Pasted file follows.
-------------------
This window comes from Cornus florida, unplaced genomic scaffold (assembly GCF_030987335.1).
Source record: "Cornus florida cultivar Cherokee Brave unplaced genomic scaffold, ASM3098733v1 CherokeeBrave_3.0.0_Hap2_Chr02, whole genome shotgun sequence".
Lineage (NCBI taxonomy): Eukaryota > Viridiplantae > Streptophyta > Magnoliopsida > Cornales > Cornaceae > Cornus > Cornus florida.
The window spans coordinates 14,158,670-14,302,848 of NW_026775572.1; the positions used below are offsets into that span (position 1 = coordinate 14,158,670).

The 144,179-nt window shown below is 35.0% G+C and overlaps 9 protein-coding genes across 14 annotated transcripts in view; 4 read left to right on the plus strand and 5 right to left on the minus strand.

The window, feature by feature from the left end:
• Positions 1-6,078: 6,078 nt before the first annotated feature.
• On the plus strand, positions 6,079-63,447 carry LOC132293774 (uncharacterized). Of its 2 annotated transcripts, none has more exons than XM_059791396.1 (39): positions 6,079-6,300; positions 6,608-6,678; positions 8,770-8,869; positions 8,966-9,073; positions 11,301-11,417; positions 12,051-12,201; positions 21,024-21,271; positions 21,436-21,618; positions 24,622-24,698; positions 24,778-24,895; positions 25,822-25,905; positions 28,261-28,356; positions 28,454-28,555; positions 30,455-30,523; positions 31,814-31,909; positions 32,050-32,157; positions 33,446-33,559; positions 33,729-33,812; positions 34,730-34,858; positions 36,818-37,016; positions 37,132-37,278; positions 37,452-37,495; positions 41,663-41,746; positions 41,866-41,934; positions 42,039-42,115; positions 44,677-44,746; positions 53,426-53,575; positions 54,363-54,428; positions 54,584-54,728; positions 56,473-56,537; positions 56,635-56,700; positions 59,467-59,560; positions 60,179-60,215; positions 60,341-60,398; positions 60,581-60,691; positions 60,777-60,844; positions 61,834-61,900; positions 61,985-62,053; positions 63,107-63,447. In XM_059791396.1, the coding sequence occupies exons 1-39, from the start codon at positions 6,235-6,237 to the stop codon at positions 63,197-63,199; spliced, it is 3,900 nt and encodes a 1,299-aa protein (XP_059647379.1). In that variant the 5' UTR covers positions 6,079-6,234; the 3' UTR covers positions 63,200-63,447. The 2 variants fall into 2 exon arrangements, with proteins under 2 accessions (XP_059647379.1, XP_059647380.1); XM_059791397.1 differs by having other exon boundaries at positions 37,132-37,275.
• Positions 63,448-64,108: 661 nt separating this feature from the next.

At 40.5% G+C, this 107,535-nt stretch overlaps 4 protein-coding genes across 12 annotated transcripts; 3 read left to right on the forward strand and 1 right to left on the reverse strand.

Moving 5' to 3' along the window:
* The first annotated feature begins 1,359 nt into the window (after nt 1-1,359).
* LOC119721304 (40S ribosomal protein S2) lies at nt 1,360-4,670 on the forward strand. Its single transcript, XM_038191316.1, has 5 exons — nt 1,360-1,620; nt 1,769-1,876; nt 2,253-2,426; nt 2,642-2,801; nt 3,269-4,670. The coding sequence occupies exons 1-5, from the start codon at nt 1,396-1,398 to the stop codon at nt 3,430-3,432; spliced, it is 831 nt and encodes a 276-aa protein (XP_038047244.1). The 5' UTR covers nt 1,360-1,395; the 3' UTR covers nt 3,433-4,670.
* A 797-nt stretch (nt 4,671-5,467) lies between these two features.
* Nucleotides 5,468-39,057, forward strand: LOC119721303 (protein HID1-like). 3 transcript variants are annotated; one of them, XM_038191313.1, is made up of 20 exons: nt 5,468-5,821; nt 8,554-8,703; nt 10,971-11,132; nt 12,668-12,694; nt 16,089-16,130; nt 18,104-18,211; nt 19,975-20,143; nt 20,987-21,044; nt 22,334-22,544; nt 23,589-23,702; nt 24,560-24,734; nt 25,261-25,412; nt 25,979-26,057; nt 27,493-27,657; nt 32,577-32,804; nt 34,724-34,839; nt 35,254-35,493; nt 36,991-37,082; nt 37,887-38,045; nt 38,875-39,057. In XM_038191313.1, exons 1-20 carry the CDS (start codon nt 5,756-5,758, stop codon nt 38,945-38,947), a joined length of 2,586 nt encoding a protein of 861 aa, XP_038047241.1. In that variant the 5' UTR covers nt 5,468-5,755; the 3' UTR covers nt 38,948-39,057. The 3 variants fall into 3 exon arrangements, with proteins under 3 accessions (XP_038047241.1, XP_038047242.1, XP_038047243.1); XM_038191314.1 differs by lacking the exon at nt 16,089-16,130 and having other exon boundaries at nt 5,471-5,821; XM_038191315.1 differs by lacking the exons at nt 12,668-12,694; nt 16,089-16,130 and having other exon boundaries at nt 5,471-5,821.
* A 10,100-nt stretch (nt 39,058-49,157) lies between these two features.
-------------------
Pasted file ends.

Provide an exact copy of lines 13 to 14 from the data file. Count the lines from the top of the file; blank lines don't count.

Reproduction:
* LOC119721304 (40S ribosomal protein S2) lies at nt 1,360-4,670 on the forward strand. Its single transcript, XM_038191316.1, has 5 exons — nt 1,360-1,620; nt 1,769-1,876; nt 2,253-2,426; nt 2,642-2,801; nt 3,269-4,670. The coding sequence occupies exons 1-5, from the start codon at nt 1,396-1,398 to the stop codon at nt 3,430-3,432; spliced, it is 831 nt and encodes a 276-aa protein (XP_038047244.1). The 5' UTR covers nt 1,360-1,395; the 3' UTR covers nt 3,433-4,670.
* A 797-nt stretch (nt 4,671-5,467) lies between these two features.